The Supreme Court found that as a matter of domestic law, under the relevant governing statute, it was open to a licensing authority to require an applicant for the grant or renewal of a licence to pay a fee to cover the running and enforcement costs of a licensing scheme, and to make this fee payable either: (a) outright, as and when the licence is actually granted pursuant to the application; or (b) on a refundable basis, at the time when the application is lodged.
The Supreme Court considered that the provisions of the Directive suggest that the actual regulation of or access to or the exercise of a service activity is a distinct matter from any prior authorisation scheme and its procedures.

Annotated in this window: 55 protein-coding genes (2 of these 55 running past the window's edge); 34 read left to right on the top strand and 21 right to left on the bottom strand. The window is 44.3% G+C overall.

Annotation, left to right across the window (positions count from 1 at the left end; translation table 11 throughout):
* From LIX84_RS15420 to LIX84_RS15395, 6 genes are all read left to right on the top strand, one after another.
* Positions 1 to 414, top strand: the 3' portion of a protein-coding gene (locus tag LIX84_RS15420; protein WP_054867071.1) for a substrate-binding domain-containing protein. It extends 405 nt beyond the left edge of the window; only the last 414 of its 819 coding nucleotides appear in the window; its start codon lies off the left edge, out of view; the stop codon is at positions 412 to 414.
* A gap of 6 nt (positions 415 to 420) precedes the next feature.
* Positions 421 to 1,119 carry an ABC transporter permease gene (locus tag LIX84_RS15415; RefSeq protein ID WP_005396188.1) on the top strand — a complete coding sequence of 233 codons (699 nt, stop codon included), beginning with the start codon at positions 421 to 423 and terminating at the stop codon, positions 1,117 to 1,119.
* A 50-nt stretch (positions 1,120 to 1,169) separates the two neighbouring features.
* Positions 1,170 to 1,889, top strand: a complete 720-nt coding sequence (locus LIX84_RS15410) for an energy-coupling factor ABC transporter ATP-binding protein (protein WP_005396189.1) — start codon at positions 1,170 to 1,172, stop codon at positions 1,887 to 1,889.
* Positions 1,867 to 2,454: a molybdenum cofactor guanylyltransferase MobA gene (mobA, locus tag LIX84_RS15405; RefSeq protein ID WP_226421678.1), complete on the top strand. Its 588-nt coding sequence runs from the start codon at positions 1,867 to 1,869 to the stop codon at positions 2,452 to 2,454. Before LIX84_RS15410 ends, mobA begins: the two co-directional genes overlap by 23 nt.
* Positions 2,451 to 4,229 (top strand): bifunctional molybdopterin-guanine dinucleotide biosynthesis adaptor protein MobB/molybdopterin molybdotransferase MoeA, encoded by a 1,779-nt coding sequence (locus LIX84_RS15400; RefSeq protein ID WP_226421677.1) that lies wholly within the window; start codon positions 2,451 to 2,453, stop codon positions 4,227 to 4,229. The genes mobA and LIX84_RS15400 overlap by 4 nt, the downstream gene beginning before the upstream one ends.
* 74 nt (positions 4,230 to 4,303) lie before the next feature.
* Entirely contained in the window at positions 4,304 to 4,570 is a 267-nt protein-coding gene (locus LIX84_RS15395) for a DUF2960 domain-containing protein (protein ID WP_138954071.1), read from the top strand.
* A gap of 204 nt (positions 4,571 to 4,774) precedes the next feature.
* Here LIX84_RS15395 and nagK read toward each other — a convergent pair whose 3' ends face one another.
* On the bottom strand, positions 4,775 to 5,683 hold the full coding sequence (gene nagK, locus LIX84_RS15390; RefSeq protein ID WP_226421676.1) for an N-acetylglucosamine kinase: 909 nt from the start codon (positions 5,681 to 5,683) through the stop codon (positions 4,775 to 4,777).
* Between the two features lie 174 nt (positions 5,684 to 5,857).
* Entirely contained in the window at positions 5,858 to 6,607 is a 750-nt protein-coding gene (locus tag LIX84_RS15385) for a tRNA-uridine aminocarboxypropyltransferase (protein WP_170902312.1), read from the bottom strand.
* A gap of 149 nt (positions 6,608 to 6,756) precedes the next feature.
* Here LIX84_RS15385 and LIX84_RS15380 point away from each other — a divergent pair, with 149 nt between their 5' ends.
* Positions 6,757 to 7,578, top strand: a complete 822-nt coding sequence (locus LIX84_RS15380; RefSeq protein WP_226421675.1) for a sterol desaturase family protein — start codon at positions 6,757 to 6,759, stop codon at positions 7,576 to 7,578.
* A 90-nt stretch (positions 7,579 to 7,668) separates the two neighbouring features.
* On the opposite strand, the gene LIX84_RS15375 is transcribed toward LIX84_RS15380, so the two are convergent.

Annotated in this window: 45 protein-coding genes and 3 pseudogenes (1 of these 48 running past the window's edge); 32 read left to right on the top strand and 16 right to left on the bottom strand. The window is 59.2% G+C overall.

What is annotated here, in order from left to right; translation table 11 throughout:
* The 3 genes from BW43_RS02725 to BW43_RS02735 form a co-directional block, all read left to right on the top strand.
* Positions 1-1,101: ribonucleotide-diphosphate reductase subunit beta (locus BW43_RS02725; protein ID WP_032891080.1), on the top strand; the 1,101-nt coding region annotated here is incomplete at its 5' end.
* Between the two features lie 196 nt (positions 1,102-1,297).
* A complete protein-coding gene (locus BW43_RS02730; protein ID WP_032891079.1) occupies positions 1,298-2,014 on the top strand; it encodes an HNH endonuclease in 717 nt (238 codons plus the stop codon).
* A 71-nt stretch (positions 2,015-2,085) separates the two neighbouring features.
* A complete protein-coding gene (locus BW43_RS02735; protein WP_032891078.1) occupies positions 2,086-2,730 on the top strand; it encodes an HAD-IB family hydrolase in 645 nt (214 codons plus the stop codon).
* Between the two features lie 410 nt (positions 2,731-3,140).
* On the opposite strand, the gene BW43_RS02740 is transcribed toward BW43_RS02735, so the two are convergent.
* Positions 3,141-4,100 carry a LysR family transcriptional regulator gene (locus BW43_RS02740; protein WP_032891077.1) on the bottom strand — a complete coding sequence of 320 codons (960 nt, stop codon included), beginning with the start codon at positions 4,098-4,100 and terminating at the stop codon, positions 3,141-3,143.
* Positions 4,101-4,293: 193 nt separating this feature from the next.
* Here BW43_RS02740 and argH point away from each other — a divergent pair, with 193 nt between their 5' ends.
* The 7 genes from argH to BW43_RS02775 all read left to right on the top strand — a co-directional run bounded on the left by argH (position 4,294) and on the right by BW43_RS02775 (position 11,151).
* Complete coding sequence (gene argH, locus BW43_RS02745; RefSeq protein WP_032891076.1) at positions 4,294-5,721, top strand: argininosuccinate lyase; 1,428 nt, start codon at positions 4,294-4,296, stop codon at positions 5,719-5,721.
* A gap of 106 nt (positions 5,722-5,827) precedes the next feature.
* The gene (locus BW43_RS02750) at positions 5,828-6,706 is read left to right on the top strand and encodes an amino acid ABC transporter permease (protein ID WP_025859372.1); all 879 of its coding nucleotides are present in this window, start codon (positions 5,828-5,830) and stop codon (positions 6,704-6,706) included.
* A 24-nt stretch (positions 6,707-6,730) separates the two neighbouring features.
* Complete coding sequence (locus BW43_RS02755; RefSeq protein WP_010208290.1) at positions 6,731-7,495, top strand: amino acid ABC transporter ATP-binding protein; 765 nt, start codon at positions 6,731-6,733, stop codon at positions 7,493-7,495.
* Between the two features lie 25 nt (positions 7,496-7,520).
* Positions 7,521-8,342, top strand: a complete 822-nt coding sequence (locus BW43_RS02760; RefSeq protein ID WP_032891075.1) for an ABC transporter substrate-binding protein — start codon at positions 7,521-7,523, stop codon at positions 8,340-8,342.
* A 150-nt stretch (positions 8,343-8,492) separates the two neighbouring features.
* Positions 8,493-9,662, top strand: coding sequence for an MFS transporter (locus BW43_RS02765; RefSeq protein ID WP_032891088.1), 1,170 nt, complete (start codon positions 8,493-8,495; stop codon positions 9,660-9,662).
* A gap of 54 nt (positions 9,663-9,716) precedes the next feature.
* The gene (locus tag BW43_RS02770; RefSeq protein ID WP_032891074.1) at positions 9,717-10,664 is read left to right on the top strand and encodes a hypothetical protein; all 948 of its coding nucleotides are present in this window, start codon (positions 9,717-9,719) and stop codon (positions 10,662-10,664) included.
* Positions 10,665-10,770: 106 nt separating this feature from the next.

The Supreme Court rejected Westminster's argument that the concept of "authorisation procedures and formalities" can be interpreted widely enough to cover all aspects of the licensing scheme. However, the Supreme Court held that Article 13(2) of the Directive and Regulation 18 of the POS Regulations are concerned – and concerned only – with charges made in respect of authorisation procedures and their costs and that nothing in Article 13(2) precludes a licensing authority from charging a fee for the possession or retention of a licence, and making this licence conditional upon payment of a fee. Any such fee would however have to comply with the requirements, including that of proportionality, identified in section 2 of Chapter III and section I of Chapter IV of the Directive. The Supreme Court further made clear that there is no reason why that fee should not be set at a level enabling the authority to recover from the licensed operators the full cost of running and enforcing the licensing scheme, including the costs of enforcement and proceedings against those operating sex shops without licences.